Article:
In discussing indigenization or contextualization, Hunter observes that “The Christian faith never exists except as ‘translated’ into a culture.”(77) This translation is often a literal translation into the local dialect, but it also entails understanding the cultural experience of God. In the Irish case, this meant that priests needed to cut their hair differently, to emphasize the immanence of Christ more than God’s transcendence, to build churches out of wood rather than stone, and to grow closer to nature, which recognized the Irish proclivity to experience God’s creation.

In Briton, earlier efforts to offer a Roman version of Christianity quickly went apostate once Roman domination was removed, in part, because it did not resonate with local culture (79). Hunter defines culture “as the learned pattern of beliefs, attitudes, values, customs, and products shared by a people.”(100) Defined as such, it is easy to see why the attitude of millennials towards church differs fundamentally from boomers—they differ culturally from their parents in substantive ways.


Hunter writes in seven chapters preceded by a preface and followed by notes, bibliography, and an index. The chapters are:

  1. “The Gospel to the Irish
  2. A New Kind of Community, A New Kind of Life
  3. To the Picts, the Anglo-Saxons and Other ‘Barbarians’
  4. The Celtic Christian Community in Formation and Mission
  5. How Celtic Christianity Communicated the Gospel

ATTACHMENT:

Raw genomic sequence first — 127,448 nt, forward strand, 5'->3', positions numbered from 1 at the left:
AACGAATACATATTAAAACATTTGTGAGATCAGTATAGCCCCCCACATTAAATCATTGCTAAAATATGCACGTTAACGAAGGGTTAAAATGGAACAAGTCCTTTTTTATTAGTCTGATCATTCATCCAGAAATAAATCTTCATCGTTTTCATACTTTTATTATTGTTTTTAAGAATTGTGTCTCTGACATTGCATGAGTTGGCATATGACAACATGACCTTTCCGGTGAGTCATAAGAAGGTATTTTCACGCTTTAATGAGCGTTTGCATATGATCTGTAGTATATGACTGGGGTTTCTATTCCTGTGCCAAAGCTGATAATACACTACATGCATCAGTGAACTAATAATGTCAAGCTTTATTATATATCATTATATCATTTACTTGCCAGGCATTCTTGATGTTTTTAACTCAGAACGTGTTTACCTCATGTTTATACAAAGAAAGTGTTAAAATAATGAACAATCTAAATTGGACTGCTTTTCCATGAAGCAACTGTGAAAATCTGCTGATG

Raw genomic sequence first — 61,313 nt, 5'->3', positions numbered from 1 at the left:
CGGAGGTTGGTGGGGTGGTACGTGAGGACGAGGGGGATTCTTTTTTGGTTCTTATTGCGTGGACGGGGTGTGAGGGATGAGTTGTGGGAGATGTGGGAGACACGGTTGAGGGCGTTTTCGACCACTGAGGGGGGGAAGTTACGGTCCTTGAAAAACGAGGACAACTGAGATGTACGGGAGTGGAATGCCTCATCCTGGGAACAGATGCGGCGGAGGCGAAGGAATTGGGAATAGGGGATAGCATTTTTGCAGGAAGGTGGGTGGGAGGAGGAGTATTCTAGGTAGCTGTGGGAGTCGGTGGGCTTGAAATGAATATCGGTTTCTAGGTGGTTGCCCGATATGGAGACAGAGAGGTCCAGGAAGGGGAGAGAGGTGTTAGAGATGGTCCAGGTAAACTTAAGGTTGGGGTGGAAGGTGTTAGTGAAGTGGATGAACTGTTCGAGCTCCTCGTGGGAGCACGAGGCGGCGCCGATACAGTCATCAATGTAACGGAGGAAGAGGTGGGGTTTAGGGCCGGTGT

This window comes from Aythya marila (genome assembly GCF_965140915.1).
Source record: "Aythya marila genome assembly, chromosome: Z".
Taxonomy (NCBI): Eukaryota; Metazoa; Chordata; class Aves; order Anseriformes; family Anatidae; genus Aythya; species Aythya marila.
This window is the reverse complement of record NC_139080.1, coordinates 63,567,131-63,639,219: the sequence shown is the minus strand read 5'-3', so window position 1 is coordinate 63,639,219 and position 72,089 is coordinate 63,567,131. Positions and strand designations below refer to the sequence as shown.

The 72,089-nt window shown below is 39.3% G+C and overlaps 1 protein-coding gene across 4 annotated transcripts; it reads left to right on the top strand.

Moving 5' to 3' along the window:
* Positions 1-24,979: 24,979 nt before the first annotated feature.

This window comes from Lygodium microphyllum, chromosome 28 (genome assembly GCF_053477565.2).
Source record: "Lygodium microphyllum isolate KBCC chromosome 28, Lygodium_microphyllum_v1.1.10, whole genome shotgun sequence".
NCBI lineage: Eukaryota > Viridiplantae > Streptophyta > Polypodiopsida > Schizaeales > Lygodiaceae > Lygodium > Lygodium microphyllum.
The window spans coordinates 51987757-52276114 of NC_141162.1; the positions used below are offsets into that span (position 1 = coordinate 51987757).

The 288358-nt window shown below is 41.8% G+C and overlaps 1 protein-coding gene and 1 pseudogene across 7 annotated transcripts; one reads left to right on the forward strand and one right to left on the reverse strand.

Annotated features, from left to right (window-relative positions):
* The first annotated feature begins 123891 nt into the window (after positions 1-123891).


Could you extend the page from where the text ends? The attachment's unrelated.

6. The Missionary Perspective of Celtic Community
  7. The ‘Celtic’ Future of the Christian Movement in the West”(v)

From this listing it is obvious that Hunter covers more ground than can be summarized in a short review.


George Hunter’s The Celtic Way of Evangelism, which I read in seminary and again for this review, touched me deeply when I first read it because of my Irish roots and ignorance of them. As a seminarian, I quickly realized that the institutional church that I was part of mostly followed the Roman style of evangelism and Roman attitude towards those outside the church. While I coveted working in the Roman system, it never quite fit my call to ministry. As such, reading Hunter’s book introduced me to the ministry that I had done ever since. Thus, for me, this was an important, life-changing book.

Hunter: Celtic History Defines Missions

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Latin American Missions

Art by Stephen W. Hiemstra
Art by Stephen W. Hiemstra

“And a ruler asked him, Good Teacher,
what must I do to inherit eternal life? …
When Jesus heard this, he said to him,
One thing you still lack. Sell all that you have
and distribute to the poor, and you will have
treasure in heaven; and come, follow me.”
(Luke 18:18-2)

By Stephen W. Hiemstra

As my time at Cornell University grew closer to an end in 1979, my anxiety grew because I had accepted admission, I thought, to the doctoral program only to learn later that my admission was contingent on maintaining a straight-A average. As the son of an economist, I knew that I would spend the rest of my life living in my father’s shadow if I did not finish a doctorate and I had no contingency plan for finishing up. I therefore explored options that would allow me to improve my Spanish and continue in Latin American studies. My uncle John suggested that I consider spending some time overseas working in missions with the Reformed Church in America (RCA).

The RCA sought missionaries that would live and work in Latin America so I was eager to apply. The interview required a psychiatric examination so I made a day-trip to Princeton, New Jersey to meet with an evaluator. There I took a series of written tests, including a Rorschach test and an opportunity to draw a recreational scene. In going over the Rorschach test, the evaluator seemed surprised that I noticed an increasing use of color in ink blots, as if no one had previously noticed. He also seemed interested in the tennis game that I drew, because it pictured me with my best friend who was also considering ministry.